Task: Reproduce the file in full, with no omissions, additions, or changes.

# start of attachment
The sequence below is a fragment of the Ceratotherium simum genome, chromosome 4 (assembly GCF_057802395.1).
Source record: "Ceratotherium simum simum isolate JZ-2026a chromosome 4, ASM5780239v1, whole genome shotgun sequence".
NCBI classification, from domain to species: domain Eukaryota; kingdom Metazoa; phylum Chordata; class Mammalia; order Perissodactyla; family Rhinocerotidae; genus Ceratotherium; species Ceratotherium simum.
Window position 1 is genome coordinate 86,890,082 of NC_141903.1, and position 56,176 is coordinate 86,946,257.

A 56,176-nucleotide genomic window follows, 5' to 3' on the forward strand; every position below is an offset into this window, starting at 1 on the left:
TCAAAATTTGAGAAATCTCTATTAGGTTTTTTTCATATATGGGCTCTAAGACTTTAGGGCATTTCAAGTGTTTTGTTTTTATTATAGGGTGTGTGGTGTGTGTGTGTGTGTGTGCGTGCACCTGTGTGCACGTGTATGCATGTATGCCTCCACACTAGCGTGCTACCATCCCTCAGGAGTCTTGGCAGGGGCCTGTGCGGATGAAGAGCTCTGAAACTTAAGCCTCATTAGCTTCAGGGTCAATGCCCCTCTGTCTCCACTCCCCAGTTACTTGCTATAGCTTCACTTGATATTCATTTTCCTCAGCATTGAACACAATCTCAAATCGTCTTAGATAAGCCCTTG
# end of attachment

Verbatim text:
The sequence below is a fragment of the Ceratotherium simum genome, chromosome 4 (assembly GCF_057802395.1).
Source record: "Ceratotherium simum simum isolate JZ-2026a chromosome 4, ASM5780239v1, whole genome shotgun sequence".
NCBI classification, from domain to species: domain Eukaryota; kingdom Metazoa; phylum Chordata; class Mammalia; order Perissodactyla; family Rhinocerotidae; genus Ceratotherium; species Ceratotherium simum.
Window position 1 is genome coordinate 86,890,082 of NC_141903.1, and position 56,176 is coordinate 86,946,257.

A 56,176-nucleotide genomic window follows, 5' to 3' on the forward strand; every position below is an offset into this window, starting at 1 on the left:
TCAAAATTTGAGAAATCTCTATTAGGTTTTTTTCATATATGGGCTCTAAGACTTTAGGGCATTTCAAGTGTTTTGTTTTTATTATAGGGTGTGTGGTGTGTGTGTGTGTGTGTGCGTGCACCTGTGTGCACGTGTATGCATGTATGCCTCCACACTAGCGTGCTACCATCCCTCAGGAGTCTTGGCAGGGGCCTGTGCGGATGAAGAGCTCTGAAACTTAAGCCTCATTAGCTTCAGGGTCAATGCCCCTCTGTCTCCACTCCCCAGTTACTTGCTATAGCTTCACTTGATATTCATTTTCCTCAGCATTGAACACAATCTCAAATCGTCTTAGATAAGCCCTTG